Consumption of artificially sweetened beverages during pregnancy could double the risk infants being overweight one year after birth, according to new research in mothers.
The study, published in JAMA Pediatrics, analysed data from more 3,000 mother-infant pairs and found that daily consumption of artificially sweetened beverages, such as diet sodas, is associated with increased infant body mass index (BMI) and a doubling in the risk of being overweight in early childhood.
Led by Dr Meghan Azad from the University of Manitoba in Canada, the research team noted that given the dramatic increase in consumption of artificially sweetened drinks in the general population, including pregnant women, as well as recent animal data that has linked maternal consumption to obese offspring, it was important to explore potential links in human mother-infant pairs.
"To our knowledge, our results provide the first human evidence that artificial sweetener consumption during pregnancy may increase the risk of early childhood overweight,” wrote the researchers.
“Maternal consumption of artificially sweetened beverages during pregnancy was significantly associated with infant body mass index at 1 year of age,” they said. “After controlling for maternal obesity and diet quality, daily artificially sweetened beverage consumption was associated with a 0.2-unit increase in infant body mass index z score and a 2-fold higher risk of overweight.”
Preliminary findings that warrant further work
Writing in an accompanying editorial for the same journal, Dr Mark Pereira from the University of Minnesota and Dr Matthew Gillman of Harvard Medical School, suggest that despite the caveat that the current observational study cannot show causation, the findings warrant further research.
“The findings of Azad et al remind us that ASBs yield uncertain benefits for the mother and raise the prospect of risk for her child,” they wrote. “However, we view the findings … as preliminary.”
Furthermore, Pereira and Gillman noted that previously suggested potential mechanisms of action, such as the ‘sweet-but-no-calories mechanism’ are unlikely to apply because the infant is not the beverage drinker, whilst any microbiome-related mechanism is ‘speculative’.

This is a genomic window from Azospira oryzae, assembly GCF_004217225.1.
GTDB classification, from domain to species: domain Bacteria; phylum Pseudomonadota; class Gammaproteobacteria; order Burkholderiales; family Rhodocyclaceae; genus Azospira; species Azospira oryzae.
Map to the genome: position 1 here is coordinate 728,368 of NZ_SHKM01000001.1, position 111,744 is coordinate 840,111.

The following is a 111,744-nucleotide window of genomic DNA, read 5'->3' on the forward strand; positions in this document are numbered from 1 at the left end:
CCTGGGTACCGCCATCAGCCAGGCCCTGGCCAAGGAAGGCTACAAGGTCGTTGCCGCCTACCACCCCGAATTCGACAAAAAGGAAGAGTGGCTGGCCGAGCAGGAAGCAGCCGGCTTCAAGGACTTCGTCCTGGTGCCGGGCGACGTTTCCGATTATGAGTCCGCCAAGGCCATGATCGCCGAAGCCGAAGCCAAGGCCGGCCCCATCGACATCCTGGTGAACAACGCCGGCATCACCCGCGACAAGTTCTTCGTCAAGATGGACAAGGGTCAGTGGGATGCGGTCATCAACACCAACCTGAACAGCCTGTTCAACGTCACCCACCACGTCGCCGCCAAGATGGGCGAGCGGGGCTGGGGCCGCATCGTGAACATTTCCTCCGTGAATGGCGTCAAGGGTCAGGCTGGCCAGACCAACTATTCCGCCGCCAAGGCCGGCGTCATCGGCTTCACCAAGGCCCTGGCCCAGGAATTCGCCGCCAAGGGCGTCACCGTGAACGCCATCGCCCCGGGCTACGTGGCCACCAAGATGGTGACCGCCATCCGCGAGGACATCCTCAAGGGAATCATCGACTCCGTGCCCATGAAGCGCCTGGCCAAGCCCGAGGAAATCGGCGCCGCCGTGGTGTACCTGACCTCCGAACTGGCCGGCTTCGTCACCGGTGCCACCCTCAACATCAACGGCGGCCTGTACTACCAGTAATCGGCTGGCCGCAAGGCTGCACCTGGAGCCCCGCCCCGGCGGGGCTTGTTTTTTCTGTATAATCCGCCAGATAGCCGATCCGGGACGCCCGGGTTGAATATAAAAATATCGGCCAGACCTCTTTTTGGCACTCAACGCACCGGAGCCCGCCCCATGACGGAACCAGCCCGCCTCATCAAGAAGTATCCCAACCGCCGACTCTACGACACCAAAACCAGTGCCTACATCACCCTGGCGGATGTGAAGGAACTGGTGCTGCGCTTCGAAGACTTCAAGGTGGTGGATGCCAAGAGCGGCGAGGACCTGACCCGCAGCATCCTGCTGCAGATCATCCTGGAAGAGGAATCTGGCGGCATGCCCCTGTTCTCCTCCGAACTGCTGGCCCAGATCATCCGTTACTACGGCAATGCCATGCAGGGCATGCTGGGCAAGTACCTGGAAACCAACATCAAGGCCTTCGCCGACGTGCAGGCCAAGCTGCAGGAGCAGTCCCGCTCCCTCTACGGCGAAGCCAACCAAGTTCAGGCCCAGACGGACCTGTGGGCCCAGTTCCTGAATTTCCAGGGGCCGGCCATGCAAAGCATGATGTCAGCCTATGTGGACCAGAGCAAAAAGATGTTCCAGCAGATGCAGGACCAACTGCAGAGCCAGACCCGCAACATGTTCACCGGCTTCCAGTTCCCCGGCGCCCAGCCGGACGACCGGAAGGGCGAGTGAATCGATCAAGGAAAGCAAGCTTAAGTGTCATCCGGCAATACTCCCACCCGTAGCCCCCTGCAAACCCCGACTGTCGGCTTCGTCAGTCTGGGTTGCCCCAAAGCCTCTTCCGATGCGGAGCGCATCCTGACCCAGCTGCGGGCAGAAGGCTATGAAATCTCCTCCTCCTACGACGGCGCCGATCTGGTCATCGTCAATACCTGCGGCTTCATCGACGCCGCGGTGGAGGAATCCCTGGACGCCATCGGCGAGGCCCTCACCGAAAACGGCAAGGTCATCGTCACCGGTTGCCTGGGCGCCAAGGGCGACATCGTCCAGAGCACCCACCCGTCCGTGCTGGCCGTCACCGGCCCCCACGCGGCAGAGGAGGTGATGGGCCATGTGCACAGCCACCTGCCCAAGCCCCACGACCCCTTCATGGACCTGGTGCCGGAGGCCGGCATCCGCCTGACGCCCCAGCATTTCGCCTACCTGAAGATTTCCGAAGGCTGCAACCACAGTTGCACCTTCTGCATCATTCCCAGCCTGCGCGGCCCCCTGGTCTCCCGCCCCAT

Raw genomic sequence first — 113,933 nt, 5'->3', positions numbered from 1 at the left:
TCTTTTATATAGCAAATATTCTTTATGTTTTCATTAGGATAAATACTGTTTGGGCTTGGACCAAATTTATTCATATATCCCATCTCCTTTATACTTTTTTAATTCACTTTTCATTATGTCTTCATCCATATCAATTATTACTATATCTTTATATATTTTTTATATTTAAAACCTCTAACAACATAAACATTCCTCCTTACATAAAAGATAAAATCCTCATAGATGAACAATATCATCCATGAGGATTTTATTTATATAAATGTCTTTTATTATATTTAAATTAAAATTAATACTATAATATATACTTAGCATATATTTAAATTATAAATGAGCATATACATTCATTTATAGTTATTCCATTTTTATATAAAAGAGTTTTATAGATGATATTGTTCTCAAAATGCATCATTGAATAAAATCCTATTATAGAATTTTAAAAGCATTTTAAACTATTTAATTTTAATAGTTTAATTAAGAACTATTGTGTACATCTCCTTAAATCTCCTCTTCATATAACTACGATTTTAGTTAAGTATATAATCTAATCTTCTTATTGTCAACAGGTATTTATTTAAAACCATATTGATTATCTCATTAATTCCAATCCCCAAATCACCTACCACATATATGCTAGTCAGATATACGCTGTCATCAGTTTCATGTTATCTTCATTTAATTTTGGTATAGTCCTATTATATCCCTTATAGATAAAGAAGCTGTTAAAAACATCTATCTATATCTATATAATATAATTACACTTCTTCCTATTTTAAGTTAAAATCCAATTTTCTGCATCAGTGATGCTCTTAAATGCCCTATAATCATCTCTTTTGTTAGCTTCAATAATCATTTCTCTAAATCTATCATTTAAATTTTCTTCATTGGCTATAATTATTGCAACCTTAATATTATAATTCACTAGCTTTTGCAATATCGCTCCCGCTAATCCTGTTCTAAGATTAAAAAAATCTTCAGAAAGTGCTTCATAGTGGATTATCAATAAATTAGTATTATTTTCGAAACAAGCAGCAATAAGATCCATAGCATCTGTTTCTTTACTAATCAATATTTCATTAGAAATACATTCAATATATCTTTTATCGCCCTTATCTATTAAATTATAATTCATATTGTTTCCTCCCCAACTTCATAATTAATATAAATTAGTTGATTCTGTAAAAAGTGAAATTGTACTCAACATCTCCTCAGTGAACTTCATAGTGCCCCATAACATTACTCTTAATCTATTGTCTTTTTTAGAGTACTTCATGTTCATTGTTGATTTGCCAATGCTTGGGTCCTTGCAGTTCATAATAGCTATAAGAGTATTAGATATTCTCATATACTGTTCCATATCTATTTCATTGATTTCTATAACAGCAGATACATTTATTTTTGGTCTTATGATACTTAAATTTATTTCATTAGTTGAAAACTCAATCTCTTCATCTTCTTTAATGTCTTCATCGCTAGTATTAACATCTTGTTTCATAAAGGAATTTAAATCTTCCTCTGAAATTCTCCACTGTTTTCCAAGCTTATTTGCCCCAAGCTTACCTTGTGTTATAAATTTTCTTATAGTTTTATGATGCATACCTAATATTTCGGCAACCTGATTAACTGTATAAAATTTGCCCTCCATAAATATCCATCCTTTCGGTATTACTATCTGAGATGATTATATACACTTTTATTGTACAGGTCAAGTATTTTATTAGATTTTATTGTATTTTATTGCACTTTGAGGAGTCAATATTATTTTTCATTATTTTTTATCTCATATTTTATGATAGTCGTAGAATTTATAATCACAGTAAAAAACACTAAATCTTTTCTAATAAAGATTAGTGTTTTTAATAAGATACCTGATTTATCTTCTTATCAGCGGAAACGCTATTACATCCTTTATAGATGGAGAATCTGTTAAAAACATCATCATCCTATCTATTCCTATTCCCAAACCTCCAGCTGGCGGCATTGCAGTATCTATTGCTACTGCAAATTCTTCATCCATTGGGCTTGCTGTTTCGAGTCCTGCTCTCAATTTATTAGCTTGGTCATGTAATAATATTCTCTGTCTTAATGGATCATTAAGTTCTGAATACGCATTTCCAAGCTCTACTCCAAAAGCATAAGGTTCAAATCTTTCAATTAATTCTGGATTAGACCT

“Other mechanisms, which would need to account for how maternal consumption of ASBs is transduced into an obesogenic tendency in the foetus, are not apparent,” they said.
The team analysed data from 3033 mother-infant pairs from the Canadian Healthy Infant Longitudinal Development (CHILD) Study, a population-based birth cohort that recruited healthy pregnant women from 2009 to 2012.
As part of the study, women completed dietary assessments during pregnancy, and their infants’ BMI was measured at one year of age.
Azad and her colleagues reported that compared with no consumption, daily consumption of artificially sweetened beverages was associated with a 0.20-unit increase in infant BMI score and a doubling in the risk of infant overweight at one year of age.
“These effects were not explained by maternal BMI, diet quality, total energy intake, or other obesity risk factors,” noted the team. “There were no comparable associations for sugar-sweetened beverages.”
The authors concluded that further research is now needed to confirm the findings and investigate the underlying biological mechanisms, “with the ultimate goal of informing evidence-based dietary recommendations for pregnant women.”